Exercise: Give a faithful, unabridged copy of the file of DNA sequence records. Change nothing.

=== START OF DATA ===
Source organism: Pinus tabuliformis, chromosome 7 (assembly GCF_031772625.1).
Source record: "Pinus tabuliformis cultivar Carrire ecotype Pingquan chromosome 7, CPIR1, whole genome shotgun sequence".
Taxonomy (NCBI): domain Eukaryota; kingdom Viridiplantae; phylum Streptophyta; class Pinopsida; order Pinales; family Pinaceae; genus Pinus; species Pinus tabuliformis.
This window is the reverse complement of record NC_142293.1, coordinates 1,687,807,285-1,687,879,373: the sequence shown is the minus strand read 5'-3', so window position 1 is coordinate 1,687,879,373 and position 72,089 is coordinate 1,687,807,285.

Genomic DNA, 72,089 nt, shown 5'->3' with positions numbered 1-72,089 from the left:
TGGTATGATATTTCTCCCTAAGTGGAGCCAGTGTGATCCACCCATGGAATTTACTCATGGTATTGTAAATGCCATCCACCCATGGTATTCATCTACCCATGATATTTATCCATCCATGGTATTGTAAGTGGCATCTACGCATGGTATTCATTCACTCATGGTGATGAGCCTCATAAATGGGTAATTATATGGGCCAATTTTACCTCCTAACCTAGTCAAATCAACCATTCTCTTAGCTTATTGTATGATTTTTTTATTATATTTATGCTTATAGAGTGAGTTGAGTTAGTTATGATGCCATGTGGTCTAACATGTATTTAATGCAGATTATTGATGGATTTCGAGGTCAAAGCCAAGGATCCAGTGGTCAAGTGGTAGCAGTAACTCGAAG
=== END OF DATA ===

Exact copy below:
Source organism: Pinus tabuliformis, chromosome 7 (assembly GCF_031772625.1).
Source record: "Pinus tabuliformis cultivar Carrire ecotype Pingquan chromosome 7, CPIR1, whole genome shotgun sequence".
Taxonomy (NCBI): domain Eukaryota; kingdom Viridiplantae; phylum Streptophyta; class Pinopsida; order Pinales; family Pinaceae; genus Pinus; species Pinus tabuliformis.
This window is the reverse complement of record NC_142293.1, coordinates 1,687,807,285-1,687,879,373: the sequence shown is the minus strand read 5'-3', so window position 1 is coordinate 1,687,879,373 and position 72,089 is coordinate 1,687,807,285.

Genomic DNA, 72,089 nt, shown 5'->3' with positions numbered 1-72,089 from the left:
TGGTATGATATTTCTCCCTAAGTGGAGCCAGTGTGATCCACCCATGGAATTTACTCATGGTATTGTAAATGCCATCCACCCATGGTATTCATCTACCCATGATATTTATCCATCCATGGTATTGTAAGTGGCATCTACGCATGGTATTCATTCACTCATGGTGATGAGCCTCATAAATGGGTAATTATATGGGCCAATTTTACCTCCTAACCTAGTCAAATCAACCATTCTCTTAGCTTATTGTATGATTTTTTTATTATATTTATGCTTATAGAGTGAGTTGAGTTAGTTATGATGCCATGTGGTCTAACATGTATTTAATGCAGATTATTGATGGATTTCGAGGTCAAAGCCAAGGATCCAGTGGTCAAGTGGTAGCAGTAACTCGAAG